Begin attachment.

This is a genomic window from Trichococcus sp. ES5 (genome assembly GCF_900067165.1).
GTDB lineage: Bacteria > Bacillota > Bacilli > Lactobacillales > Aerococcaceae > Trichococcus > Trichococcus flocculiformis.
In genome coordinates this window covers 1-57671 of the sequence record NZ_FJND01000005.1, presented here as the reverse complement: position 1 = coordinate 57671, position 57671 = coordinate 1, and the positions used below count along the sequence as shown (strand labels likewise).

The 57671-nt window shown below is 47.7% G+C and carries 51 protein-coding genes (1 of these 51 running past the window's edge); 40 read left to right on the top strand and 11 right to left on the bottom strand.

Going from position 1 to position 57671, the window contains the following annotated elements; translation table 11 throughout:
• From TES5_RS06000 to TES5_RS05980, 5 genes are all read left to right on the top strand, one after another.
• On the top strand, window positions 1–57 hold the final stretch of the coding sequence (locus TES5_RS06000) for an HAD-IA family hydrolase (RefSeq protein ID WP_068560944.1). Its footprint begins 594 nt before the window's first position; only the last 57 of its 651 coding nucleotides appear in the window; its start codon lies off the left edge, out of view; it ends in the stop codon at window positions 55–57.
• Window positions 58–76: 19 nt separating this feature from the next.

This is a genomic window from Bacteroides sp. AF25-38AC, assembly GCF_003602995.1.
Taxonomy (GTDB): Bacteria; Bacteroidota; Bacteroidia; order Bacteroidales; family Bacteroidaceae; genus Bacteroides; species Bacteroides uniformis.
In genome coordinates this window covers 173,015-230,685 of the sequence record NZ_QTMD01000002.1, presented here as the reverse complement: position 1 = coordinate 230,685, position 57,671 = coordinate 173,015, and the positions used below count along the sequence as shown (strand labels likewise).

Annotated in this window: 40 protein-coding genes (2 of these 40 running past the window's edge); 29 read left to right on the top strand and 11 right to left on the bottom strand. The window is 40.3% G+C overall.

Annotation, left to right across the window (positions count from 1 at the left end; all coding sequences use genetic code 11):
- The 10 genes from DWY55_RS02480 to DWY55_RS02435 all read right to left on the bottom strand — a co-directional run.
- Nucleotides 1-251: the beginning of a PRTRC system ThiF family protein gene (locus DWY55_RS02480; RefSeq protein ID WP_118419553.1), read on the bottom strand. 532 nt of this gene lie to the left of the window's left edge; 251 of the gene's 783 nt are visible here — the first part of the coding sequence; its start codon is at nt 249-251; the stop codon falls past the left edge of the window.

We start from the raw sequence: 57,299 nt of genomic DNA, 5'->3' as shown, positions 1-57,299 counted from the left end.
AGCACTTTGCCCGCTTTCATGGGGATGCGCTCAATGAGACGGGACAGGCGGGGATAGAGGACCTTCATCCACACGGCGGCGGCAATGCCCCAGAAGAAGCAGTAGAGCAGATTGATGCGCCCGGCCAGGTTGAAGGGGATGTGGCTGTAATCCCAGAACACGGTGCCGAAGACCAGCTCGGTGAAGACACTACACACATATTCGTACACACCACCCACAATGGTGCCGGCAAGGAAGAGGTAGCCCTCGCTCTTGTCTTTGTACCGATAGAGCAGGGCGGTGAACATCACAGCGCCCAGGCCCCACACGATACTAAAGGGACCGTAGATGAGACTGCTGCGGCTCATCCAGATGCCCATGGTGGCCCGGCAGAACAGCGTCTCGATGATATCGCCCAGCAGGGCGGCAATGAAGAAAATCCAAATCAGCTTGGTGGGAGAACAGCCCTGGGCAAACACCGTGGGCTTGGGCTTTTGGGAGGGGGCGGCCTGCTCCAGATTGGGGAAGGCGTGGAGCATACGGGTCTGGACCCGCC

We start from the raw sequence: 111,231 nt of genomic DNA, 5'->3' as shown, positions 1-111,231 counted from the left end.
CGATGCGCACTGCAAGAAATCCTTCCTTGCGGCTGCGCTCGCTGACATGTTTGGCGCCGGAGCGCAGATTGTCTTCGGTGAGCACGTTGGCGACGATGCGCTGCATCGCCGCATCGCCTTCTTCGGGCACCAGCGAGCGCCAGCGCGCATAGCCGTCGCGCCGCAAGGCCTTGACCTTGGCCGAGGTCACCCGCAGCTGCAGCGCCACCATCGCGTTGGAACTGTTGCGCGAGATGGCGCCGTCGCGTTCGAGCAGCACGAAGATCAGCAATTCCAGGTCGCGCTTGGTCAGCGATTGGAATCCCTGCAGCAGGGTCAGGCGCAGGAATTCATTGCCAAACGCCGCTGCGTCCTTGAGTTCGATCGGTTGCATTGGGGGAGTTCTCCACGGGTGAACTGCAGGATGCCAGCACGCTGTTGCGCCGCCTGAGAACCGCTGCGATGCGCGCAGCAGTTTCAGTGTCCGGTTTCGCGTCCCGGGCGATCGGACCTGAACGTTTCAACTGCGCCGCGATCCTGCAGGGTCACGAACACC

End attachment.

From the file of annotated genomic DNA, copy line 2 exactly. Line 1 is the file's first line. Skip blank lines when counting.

GTDB lineage: Bacteria > Bacillota > Bacilli > Lactobacillales > Aerococcaceae > Trichococcus > Trichococcus flocculiformis.